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Work is now generally known andesteem'd; and I having the Honour to hear Your Lordlhip fay, that a smaller Edition of it would be grateful.to the "World, immediately resolv'd upon Printing it in this Volume, of which I most humbly beg Your Acceptance, from,

My LORD,

Tour Lordjbifs
Ever Obliged Servant.

I N

Paradisum Amiflam

Summi Poetas

JOHANNIS MlLTONI.

QVi legu %AmiJsam Paradisum, grandia mugri
siri».B.i Miltoni, quid nifi cuniiu legis*
*\es cunflas, & cunilarHtn primerdin rcntm,

Et fiu», ir firui comimet ijte liber.
Intimt fanduntur magni penetralia, mimii,
Scribitur for tota quicquid in Orbe law.
Terraque, tralfusque marts, velumque prefundum
Sulfhstreumque Erebi, flammivomumque speeds,
guaque colmt terra/, Pmtumque for Tartar* caca,

guaque cclunt summi lucid* regna Pell.
Et qutdcKnque ullis ctnclnsum eft finibus usquam,

Et sine fine Chios, for fine fine Dem:
Et fine fine magis, si quid magis est fine fine,

In Chrifto ergo, hemines conciliatus amor.
H*c q»i speraret quit crederet ejse sdturum t

Et tamtn htc bodie terra Britanna legit.
O quant os in hello- Duces', qua protulit armal
Qua) omit, for quanta [raliit dira tuba-

tsUfles ttiest, usque in cerramlne Ctlum\

Et qua Calisies pugna deceret agros I Quantus in athetiis fllit se Lucifer arms'.

^rtque if fe gradrtur vix Michaele minir'. Quantis, & quant funcf.ii cencurtitur itis

Dura ferns bic stelUs pratect, ille rapit\ Dum vulses Mantes ceu Tela reciprica torquent,

Et non morrali desuper igne pluunt: Srat duhius cm se p<uti emcedat Olympus,

Et mrtuit pugna non fupereffe fu*. \Atsimul in ceelis Mejfi* insignia fulgent,

Et curtus animes, armaque dtgna Dii, Hertendumque rrt a sttident, & fasva rorarum

Erumpmt torvis fulpura luminibtu,
Etsiamma vibrant, & 2<era tonitrua ra«c»

Admistis flammis infonuere Pel':
Excidit artonitis mens otnnis, & imprtus enems

Et cassis dexttis irtira Tela cadunt.
Ad ptenns fugiunt, & ecu for rt Orcus afjlum

Infernis cerrant tondere se tenebtis.
Cedite B.omani Sctiptores, cedite Giaii

Et qmsfama recens vel celtbravit aniis'.

lUc quicunque legrt rantum eecinejfe purabit

M*0»d«m r*nas, Virgilium tnlhts.

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WHen I beheld the Poer blind, yer bold,
In slender Book his vast Design unfold,
Meff*b Crown'd, God's Reconcii'd Decree,
Rebelling Angels, the Forbidden Tree,
Hea^n, Hell, Eatth, Chaos, All3 the Argument
Held me a while misdoubting his Intent,
That he would mine (for I saw him strong)
The sacred Trurhs to Fable aud old Song.
(So Samfson groap'd the Temples Posts in spight)
The World o'erwhelming to revenge his iight.

Yrt as l read, soon growing less severe,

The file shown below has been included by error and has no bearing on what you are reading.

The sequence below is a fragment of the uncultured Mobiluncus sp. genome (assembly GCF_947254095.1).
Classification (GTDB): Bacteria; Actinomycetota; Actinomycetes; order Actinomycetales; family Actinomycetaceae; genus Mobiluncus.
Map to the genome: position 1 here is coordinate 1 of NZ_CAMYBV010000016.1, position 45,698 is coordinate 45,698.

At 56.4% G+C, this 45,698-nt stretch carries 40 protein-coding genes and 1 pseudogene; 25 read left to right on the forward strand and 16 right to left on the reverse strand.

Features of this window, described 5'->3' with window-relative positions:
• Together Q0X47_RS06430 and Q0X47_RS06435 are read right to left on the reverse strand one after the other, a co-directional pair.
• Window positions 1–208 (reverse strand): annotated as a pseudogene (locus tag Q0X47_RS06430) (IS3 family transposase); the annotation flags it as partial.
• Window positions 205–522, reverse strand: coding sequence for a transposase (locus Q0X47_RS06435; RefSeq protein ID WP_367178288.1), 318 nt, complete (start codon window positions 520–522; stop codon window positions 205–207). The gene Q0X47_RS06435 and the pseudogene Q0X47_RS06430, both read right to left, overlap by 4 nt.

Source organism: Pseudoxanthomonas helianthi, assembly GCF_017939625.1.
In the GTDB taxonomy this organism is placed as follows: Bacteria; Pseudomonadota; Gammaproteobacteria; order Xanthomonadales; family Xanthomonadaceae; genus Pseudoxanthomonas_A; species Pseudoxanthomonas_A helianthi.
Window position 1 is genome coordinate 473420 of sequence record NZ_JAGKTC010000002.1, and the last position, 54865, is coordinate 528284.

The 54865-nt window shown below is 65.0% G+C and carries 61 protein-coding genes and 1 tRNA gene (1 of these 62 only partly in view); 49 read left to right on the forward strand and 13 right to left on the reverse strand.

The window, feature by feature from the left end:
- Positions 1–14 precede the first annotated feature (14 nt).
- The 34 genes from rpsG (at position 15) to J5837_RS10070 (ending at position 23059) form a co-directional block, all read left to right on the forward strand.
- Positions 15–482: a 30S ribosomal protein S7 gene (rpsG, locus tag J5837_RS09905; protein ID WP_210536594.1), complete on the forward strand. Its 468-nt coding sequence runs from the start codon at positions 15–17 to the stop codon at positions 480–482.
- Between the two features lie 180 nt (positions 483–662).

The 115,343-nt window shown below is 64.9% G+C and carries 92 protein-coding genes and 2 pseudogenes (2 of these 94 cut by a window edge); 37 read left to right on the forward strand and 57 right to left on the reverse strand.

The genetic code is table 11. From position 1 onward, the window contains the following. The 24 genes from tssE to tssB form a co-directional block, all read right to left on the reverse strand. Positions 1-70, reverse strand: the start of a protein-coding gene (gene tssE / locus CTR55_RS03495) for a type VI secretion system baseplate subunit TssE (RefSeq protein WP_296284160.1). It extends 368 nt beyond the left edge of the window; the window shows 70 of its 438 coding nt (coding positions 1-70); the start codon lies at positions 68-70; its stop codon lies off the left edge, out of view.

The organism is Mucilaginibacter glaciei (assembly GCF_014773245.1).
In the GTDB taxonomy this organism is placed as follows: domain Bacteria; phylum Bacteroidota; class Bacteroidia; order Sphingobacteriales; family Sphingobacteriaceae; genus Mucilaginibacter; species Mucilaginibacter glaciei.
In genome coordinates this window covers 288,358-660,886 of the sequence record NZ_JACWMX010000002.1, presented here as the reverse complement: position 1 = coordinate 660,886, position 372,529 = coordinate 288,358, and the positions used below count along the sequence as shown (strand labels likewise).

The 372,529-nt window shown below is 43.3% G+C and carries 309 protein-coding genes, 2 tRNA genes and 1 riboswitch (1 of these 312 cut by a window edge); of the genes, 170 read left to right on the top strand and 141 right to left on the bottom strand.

I lik'd his Project, the success did feat;
Thtough that wide Field how he his way should sind,
O'er which lame Faith leads Understanding blind;
Lest he peiplex'd the things he would explain,
And what was easie he mould render vain.

Or if a Work so insinite he spann'd,
Jealous I was that some less skilful hand
(Such as disquier always what is well,
And by ill imirating would excell)
Might hence presume the whole Creation's day
To change in Scenes, and show it in a Play.

Patdon me, mighty Poer, nor despise
My causeless, yer not impious, surmise.
Bur I am now convinc'd, and none will date
Within thy Labours to prrtend a shire.
Thou hast not mi s'd one thought that could be sit*
And all that was improper dost omit:

So that no room is here for Writers left,
But to detect their Ignorance or Theft.

That Majesty which through thy Work doth Reign
Draws the Devout, deterring the Profane.
And things divine thou treat'st of in such state
As them preserves, and thee, inviolate.
At once delight and horror on us seise,
Thou (ing'st with so much gravity and ease-;
And above humane flight dost soar aloft
With Hume so strong, so equal, and so soft.
The Biid nam'd from that Paradise you sin"
So never flags, but always keeps on Wing.

Where couldst thou words of such a compass find i Whence furniih such a vast expence of mind? ]ust Heav'n thee like Tirtsut to requite Rewards with Prophesie thy lose of light.

Well might'st thou scorn thy Readers to allure With tinkling Rhime, of thy own fense secure; While ihtTo-wn-Bj. es writes allthe while and spells And like a Pack-horle tires without his Bells: Their Fancies like our Bufhy-poims appear, The Poets tag them, we for fashion wear. I too transposed by the Mode offend, And while I meant to Praise thee must Commend. Thy Verse created like thy Theme sublime, In Number, Weight and Measure, needs not Rhime.

Andrew MarveR.

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